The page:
2014: The FTSE 100 in numbers
City Index December 31, 2014 5:29 PM
<p>It’s been another very interesting year for the FTSE 100 and individual stocks. Investors have had to get used to the idea of a hawkish change in […]</p>
It’s been another very interesting year for the FTSE 100 and individual stocks. Investors have had to get used to the idea of a hawkish change in monetary policy from both the US Federal Reserve and (progressively) the Bank of England. The ECB is fighting against deflation within the euro area and now looks set to announce further QE style stimulus to reignite the fledgling euro economy whilst at the same time, a dramatic drop in the price of oil has hurt oil producers. Closer to home, a structural sector decline driven by intense an price war and food price deflation has hurt many UK supermarkets (and that’s even before Tesco’s accounting errors).
So here is 2014 in numbers for the UK’s benchmark index
As you can see, the FTSE 100 actually finished the year DOWN, by 2.71%, its first annual loss since 2011 and its 8th annual loss in the last 31 years. Interestingly its the weakest annual loss the FTSE 100 has suffered over the past three decades and were it not for a dreadful start to trading in December, the FTSE 100 would have actually finished in positive territory.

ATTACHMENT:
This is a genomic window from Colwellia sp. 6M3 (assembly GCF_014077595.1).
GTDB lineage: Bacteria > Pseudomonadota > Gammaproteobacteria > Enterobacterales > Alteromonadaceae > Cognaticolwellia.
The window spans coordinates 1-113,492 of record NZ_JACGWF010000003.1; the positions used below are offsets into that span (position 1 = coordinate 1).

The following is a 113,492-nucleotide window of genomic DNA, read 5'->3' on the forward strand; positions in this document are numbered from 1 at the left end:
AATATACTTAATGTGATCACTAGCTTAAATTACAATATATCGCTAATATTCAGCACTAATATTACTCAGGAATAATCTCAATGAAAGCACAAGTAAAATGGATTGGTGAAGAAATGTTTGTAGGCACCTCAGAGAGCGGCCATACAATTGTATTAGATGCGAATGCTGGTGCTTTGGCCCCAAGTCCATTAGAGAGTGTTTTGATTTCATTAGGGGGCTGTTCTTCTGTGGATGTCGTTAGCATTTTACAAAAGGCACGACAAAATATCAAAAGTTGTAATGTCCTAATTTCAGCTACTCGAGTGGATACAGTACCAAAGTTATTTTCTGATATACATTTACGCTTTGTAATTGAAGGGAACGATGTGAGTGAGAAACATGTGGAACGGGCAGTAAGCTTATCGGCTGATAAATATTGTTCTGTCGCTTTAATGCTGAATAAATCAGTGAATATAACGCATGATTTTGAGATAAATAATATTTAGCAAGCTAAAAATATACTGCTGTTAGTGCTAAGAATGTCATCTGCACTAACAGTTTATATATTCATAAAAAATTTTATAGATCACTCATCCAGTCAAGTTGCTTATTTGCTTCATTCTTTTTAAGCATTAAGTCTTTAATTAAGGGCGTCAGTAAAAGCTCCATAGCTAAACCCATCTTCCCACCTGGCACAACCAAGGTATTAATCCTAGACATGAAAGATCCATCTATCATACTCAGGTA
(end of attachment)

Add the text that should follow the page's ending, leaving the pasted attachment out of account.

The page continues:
Here’s a chart of the FTSE 100 in 2014
In fact, the FTSE 100 enjoyed a mere 133 UP days (finished the session with gains) compared to 120 DOWN days.
But whilst this may in fact look fairly weak, if you look at the last 4 years, its broadly in line. In fact, aside from last years terrific +14% FTSE annual performance, we saw more positive days this year than in both 2012 and 2010, where the FTSE gained 5.8% and 9% respectively. So there only major thing to read into this is the fact that there were some big losing days that secured the FTSE’s fate this year.
Here’s a list of the top winners and losers within the FTSE 100:
But this won’t actually tell the true story about which stocks were actually driving the FTSE 100′s performance in the year. To do that, take a look at the heat map below. As you can see, it was in fact HSBC and BP which both drove the biggest falls in the FTSE 100. HSBC fell -8% in the year whilst BP fell -16% and because both firms have a whopping market cap of $181bn and $115bn respectively, this provided a large drag on the FTSE throughout the year. British American Tobacco, Astrazeneca and SABMiller all gave the FTSE some much needed energy throughout 2014.
The heat map is a good reminder to those traders of the FTSE 100 and what actually impacts the index’s performance. Yes whilst Dixon’s Carphone was the best performing stock, rallying more than 68% for the year, the reality is this had a minor effect on the way the FTSE traded. Below you will see a pie chart of how each sector is weighted. As you can see, its Financials which maintains the largest weighting on the UK index (21.18%) followed by Oil and Gas (18.49% and Consumer Goods (17.32%).
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